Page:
299 Mass. 318

December 13, 1937 - February 1, 1938

Court Below: Superior Court, Norfolk County


Negligence, One owning or contolling real estate, Slippery substance.

Evidence as to a slippery substance upon which a laundress slipped on stairs leading from outdoors to a basement laundry in a private residence did not warrant a finding of negligence of the owner of the residence respecting the length of time the substance had been there or his knowledge of its presence.

TORT. Writ in the Superior Court dated April 20, 1934.

A verdict for the plaintiff in the sum of $1,500 was returned before Walsh, J. The defendant alleged exceptions.

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S. P. Sears, (E. R. Langenbach with him,) for the defendant.

B. J. Kilhon, (J. F. Connolly with him,) for the plaintiff.

FIELD, J. This is an action of tort to recover compensation for personal injuries sustained by the plaintiff when she fell down a stairway at the residence of the defendant, where she was employed as a laundress. There was a verdict for the plaintiff. The case comes before us on the defendant's exception to the denial of his motion for a directed verdict.

The denial of this motion was error.

There was evidence -- much of it uncontradicted testimony of the plaintiff -- tending to show these facts: The plaintiff was employed by the defendant as a laundress three days each week. The laundry was in the cellar. A stairway, about six feet in height, consisting of about nine steps, led from the cellar to the backyard, where the plaintiff had to hang out clothes to dry. On the day of the accident the plaintiff reported for work at about 9 A.M., entering the house by way of this stairway. It was agreed that the stairway was covered by a "bulkhead door," and that "When the plaintiff came to work and during the morning in question the bulkhead door was completely open which left the stairway completely exposed to view from the backyard and one standing at the bottom of the stairs could look up and see the sky above."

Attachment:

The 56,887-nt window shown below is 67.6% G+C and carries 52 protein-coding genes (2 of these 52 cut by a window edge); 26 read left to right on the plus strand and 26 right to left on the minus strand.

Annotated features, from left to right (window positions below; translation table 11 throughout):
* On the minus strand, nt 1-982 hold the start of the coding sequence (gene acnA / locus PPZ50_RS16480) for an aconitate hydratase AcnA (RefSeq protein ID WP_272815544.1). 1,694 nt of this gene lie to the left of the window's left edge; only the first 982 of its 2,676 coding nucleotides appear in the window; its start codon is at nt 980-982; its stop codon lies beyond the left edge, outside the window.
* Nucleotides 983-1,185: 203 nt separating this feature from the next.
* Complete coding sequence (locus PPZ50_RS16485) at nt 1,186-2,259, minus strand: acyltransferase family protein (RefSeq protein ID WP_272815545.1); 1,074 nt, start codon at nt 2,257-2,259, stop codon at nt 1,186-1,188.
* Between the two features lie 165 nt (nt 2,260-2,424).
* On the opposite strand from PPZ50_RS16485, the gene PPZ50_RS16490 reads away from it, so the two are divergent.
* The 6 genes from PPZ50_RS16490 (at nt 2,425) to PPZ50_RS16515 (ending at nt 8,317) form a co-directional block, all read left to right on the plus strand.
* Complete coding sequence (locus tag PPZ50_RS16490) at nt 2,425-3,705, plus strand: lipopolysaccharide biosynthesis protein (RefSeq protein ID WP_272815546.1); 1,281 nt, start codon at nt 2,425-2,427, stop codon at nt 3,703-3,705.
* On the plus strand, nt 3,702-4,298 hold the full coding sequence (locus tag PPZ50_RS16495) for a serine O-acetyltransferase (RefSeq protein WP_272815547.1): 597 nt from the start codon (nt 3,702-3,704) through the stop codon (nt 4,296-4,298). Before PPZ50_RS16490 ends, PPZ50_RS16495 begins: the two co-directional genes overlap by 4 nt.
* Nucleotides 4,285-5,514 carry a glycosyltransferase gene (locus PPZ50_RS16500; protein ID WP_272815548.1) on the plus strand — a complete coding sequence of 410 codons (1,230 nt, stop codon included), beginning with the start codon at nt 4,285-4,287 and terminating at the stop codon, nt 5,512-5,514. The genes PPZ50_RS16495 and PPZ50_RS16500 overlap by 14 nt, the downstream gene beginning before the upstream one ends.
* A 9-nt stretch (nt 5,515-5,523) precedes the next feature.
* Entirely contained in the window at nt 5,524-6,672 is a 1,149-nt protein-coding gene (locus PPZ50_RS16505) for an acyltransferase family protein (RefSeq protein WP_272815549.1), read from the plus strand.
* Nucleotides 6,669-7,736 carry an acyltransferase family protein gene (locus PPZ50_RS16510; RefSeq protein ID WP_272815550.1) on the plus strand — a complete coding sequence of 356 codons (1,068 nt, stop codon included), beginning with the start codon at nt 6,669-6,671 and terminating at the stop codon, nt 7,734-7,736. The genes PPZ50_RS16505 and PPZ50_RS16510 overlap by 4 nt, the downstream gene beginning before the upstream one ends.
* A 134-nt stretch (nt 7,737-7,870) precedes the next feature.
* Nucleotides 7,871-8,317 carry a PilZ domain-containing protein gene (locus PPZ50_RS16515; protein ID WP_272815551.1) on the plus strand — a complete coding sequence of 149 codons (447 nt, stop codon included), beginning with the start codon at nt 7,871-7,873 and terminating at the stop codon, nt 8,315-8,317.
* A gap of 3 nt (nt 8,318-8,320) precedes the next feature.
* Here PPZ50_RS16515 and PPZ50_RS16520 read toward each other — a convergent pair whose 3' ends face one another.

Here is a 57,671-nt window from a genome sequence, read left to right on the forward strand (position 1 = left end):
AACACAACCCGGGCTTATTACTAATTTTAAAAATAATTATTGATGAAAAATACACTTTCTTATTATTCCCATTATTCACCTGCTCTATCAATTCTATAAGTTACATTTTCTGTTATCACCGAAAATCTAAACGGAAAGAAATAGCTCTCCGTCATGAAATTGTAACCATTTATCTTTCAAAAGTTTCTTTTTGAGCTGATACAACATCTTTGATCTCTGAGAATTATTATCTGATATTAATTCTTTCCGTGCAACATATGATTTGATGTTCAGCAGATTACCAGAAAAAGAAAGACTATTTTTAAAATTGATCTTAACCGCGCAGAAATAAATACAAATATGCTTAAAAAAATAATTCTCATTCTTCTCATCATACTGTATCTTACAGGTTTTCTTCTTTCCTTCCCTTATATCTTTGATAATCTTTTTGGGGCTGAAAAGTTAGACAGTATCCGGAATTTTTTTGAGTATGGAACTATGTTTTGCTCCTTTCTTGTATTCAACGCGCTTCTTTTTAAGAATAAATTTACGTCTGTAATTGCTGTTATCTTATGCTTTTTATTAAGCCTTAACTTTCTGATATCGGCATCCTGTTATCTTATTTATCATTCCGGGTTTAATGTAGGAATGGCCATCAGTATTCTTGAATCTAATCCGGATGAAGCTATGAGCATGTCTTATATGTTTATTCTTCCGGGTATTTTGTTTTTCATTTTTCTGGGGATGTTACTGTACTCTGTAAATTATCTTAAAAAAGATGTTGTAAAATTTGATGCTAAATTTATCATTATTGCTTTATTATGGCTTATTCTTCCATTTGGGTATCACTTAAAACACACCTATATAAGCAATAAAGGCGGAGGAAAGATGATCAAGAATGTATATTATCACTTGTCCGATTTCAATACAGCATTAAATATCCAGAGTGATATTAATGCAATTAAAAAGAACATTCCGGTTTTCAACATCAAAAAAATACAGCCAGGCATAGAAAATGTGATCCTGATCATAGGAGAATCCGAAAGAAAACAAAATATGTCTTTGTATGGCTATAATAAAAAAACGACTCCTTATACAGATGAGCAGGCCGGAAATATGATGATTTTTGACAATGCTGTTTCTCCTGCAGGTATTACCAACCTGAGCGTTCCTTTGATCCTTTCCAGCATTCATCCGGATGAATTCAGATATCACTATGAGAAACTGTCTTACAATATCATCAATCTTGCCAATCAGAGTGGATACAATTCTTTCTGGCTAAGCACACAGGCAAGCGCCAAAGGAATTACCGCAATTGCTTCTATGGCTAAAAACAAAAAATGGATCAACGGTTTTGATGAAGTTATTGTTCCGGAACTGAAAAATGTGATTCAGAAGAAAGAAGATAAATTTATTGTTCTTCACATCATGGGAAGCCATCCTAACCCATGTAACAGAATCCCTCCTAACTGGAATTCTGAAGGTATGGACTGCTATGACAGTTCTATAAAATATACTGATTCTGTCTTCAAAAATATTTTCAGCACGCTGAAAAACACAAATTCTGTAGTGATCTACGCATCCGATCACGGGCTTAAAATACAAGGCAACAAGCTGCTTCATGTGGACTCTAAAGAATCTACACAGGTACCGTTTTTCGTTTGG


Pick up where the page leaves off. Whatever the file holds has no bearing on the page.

The plaintiff, on the day of the accident, made three trips up the stairway, carrying each time a laundry basket full of wet clothes to hang out to dry. On the third trip back, at about 11 A.M., while carrying a basket full of dry clothes, the plaintiff slipped on the third step from the top and fell to the bottom of the stairway. The defendant's grandson saw the plaintiff lying there and called the chore man, who picked her up and took her into the laundry. About an hour later, on examination, it appeared that, about a foot from the inner edge of the step, there was a substance "about the size of the palms of . . . [the plaintiff's] two hands held together." And it appeared that this substance was the vomit of a cat which was "crusty on the sides and had a

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mark in the middle." It "had been slipped on right through the middle and the rest of it was 'just like caked on the stairs, caked against the stairs.'" The plaintiff, on her own testimony, on her last trip up the stairs before the accident "saw nothing on the stairs," and while after the accident she "detected quite an odor from what she had stepped in," when "she had gone up the stairs before that morning she had not detected any odor."